So, those of you hanging around my newsletter and social media will know that my family traveled Nashville, TN to catch my first Solar Eclipse. You will also probably note that I said on several occasions, “It will take just one cloud to ruin this show,” and “I bet it will snow.” Well, it did not snow but…
We got to Nashville on Saturday way ahead of the crowds. We had been planning this trip for almost a year so we had everything worked out, including very nice sets of plastic Solar Eclipse glasses, and a pile of extra glasses to give away. Good thing too! We did not even make it out of the airport before we started giving them away. I feel that we single handily saved many people’s vision in Nashville. I figure that should warrant me a statue in the center of town, or at least at the science museum. Still waiting to hear back about that, I will let y’all know when I do.
So, the morning of the Eclipse we started with a huge breakfast at Shoney’s. Once we felt we were sufficiently fueled for the day we headed poolside to claim a table and chairs before too many people arrived. The place we were staying was fully booked so there were plenty of other people to watch with us. The resort set up some grills and was selling food including moon piles and sun chips of course. They were also giving out Eclipse gum, which my son snatched up faster than a hen on a june bug.
The morning was almost completely cloudless and things were looking good as the event started. It was hot, very hot, but we just kept taking dips in the pool to cool down as the day wore on. Despite jokes from my sister on how funny it would be if the scientists got the date and time wrong, the event started right on time. At first, all you could see was a tiny notch in the side of the sun, but as time when on that notch got larger and larger eventually yielding something I had never seen before: a crescent sun.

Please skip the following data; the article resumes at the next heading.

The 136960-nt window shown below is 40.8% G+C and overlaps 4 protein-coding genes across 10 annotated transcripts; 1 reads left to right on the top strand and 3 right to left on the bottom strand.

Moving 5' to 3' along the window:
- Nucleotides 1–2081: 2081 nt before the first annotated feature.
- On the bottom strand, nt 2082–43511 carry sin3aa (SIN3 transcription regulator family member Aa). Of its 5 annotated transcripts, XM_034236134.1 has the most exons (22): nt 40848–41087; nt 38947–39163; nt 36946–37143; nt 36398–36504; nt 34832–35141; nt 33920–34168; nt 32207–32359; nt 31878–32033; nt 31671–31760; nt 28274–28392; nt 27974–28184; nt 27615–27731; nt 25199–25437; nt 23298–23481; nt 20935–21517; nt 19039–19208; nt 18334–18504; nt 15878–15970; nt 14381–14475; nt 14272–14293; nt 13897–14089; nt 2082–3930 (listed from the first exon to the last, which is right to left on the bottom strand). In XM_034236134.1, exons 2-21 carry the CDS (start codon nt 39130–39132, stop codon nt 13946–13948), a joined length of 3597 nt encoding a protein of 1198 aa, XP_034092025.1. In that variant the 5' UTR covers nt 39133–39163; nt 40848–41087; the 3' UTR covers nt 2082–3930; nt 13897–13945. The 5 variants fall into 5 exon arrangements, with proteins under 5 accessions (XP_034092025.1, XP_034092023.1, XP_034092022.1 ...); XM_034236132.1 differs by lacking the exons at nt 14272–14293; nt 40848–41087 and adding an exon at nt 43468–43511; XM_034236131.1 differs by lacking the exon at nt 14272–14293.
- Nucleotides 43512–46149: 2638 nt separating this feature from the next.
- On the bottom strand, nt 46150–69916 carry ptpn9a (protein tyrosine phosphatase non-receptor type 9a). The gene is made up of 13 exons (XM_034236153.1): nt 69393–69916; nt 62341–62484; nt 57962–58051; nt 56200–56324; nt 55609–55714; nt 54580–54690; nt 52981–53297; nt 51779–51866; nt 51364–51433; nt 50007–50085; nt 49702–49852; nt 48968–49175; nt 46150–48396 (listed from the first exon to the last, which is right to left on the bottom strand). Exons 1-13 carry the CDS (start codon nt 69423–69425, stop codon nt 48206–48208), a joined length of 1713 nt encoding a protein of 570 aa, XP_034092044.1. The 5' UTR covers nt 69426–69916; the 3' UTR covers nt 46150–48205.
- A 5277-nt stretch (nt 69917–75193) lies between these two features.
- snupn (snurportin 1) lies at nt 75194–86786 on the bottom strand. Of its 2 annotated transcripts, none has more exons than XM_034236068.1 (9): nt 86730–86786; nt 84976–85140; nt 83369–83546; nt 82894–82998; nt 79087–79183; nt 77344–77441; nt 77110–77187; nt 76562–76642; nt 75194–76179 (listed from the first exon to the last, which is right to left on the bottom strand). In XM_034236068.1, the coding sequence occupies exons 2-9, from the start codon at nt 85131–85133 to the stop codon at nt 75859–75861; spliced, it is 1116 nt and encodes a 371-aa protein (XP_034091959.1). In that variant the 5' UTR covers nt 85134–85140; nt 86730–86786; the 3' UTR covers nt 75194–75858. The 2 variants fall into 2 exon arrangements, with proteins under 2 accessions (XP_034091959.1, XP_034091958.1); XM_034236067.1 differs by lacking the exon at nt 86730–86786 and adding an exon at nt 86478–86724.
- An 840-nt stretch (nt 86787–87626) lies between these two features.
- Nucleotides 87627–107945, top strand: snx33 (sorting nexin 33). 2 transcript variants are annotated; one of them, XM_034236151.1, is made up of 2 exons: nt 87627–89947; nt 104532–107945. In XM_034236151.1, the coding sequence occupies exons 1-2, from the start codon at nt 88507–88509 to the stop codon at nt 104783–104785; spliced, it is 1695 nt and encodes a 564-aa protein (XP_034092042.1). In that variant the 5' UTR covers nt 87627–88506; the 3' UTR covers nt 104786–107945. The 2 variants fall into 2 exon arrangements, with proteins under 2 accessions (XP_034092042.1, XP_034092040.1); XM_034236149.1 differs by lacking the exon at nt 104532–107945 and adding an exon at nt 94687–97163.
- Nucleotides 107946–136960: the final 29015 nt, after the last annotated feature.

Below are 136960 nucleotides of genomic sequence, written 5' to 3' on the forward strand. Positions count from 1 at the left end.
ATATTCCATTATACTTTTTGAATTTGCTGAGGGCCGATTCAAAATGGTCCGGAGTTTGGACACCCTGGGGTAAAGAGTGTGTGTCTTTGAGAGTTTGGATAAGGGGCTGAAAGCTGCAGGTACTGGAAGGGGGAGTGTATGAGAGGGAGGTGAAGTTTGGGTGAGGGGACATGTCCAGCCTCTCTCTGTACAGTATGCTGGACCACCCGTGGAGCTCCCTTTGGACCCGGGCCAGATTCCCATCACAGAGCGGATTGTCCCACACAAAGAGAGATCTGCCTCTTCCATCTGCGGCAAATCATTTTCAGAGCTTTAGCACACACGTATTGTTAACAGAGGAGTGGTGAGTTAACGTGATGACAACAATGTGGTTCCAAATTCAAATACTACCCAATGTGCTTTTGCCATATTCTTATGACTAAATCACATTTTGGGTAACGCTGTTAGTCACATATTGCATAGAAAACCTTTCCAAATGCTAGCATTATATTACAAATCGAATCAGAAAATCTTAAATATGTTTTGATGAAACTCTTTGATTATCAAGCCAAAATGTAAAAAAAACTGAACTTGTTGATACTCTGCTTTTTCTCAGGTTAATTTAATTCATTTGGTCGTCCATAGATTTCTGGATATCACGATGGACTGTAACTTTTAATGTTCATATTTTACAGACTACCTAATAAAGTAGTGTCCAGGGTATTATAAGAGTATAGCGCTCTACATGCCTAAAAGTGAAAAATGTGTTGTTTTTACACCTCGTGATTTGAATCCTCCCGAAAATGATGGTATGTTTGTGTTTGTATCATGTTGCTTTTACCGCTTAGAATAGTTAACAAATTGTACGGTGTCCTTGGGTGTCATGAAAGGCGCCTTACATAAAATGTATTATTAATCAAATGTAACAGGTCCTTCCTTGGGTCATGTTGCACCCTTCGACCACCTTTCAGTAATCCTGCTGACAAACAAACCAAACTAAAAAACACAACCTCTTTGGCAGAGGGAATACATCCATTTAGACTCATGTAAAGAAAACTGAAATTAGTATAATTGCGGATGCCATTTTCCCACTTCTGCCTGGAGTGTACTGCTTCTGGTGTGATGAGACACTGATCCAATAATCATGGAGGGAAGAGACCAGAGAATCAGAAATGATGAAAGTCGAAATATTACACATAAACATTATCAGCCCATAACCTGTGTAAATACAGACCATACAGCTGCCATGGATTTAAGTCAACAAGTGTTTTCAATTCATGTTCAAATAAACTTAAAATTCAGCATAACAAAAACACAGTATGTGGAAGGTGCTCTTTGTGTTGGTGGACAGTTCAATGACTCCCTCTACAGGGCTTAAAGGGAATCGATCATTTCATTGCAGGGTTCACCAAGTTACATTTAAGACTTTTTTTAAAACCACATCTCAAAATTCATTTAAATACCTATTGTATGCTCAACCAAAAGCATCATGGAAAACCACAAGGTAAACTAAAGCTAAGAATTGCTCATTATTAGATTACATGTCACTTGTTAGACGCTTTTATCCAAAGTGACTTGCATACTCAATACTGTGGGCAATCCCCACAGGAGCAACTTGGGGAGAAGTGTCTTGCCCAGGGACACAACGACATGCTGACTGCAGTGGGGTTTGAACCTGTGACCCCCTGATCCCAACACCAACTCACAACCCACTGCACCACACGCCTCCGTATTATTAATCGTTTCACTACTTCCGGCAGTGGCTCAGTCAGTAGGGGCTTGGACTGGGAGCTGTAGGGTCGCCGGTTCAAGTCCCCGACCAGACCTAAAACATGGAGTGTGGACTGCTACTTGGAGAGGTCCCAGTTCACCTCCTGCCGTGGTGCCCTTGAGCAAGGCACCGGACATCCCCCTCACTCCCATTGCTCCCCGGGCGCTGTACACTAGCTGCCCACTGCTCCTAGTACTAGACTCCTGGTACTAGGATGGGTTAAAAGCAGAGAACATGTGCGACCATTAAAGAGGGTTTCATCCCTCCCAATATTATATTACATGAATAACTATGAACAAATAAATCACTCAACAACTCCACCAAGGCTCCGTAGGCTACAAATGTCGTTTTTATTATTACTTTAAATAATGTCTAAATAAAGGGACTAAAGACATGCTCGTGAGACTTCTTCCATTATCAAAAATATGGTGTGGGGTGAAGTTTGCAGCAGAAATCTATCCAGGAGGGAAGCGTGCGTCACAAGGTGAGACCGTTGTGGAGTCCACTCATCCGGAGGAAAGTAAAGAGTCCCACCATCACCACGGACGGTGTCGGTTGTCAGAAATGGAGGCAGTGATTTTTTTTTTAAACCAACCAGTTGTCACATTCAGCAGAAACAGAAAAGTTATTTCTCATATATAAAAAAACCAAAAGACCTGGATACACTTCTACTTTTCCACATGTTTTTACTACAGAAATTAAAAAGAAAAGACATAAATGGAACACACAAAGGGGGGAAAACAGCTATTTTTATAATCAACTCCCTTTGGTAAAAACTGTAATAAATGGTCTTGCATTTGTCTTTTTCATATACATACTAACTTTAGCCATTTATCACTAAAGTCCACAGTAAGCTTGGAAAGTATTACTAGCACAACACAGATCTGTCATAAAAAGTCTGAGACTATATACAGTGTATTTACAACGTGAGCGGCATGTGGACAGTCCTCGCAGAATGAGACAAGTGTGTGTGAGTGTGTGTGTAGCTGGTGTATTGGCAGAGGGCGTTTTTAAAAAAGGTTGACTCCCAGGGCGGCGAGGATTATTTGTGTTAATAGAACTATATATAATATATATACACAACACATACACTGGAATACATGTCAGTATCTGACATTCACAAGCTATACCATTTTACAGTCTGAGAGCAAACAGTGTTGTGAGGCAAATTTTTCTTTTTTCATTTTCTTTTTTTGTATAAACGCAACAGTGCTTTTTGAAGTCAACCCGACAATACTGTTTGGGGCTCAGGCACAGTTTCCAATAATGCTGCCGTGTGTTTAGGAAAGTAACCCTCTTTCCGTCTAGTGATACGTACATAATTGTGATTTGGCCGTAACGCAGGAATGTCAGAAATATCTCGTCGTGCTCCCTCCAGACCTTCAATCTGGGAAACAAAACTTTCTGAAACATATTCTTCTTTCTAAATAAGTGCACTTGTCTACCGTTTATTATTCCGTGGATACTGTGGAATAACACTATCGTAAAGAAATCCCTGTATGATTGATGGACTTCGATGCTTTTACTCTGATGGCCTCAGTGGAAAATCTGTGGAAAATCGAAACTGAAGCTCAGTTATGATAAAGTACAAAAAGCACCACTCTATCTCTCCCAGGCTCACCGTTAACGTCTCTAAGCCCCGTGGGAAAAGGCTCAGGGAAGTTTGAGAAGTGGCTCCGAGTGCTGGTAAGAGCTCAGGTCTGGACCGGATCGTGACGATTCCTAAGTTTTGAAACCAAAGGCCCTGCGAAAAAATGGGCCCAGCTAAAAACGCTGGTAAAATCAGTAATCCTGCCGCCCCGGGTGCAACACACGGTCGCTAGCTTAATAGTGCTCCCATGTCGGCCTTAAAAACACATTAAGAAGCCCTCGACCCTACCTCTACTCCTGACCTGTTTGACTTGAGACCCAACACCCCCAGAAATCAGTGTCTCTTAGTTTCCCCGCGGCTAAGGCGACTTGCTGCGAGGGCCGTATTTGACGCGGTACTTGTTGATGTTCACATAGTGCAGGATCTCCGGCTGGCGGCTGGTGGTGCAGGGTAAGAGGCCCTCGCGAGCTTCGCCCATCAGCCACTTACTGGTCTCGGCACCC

Some people had set up telescopes and projection cameras so we were able to use them in addition to our eyeballs to witness the event. In the magnified views, you could spot some sun spots, and if you looked at just the right time the International Space Station passed in front of the sun. I did not see it, but there are many pictures on the web. Had I known in advance, I would have tried to capture it on the projection screen.
So, as the big moment approached, the temperature fell and the crickets came out, and darkness started to fall. All was going well until a massive dark storm cloud slowly came through and just before, maybe a minute at most, totality the cloud swallowed the view. People all around us groan and complained, but the clouds did not care. My sister was just starting to say that even with the clouds it was still a cool experience when we heard cheers break out.
And just like that the clouds parted and revealed the eclipse in totality! It was magnificent! No picture can do it justice, especially not the cell phone pictures I added to this blog. The best I can say to describe it, is it looked like a hole in reality. We were treated to a full minute of totality (the rest was blocked by the cloud), and then the diamond came out. That was stunning in and of itself.
I have to say, the view was worth the trip. I heard that some places got rained out and I feel bad for them. All I can say is the next USA eclipse will be in 2024. Start planning now.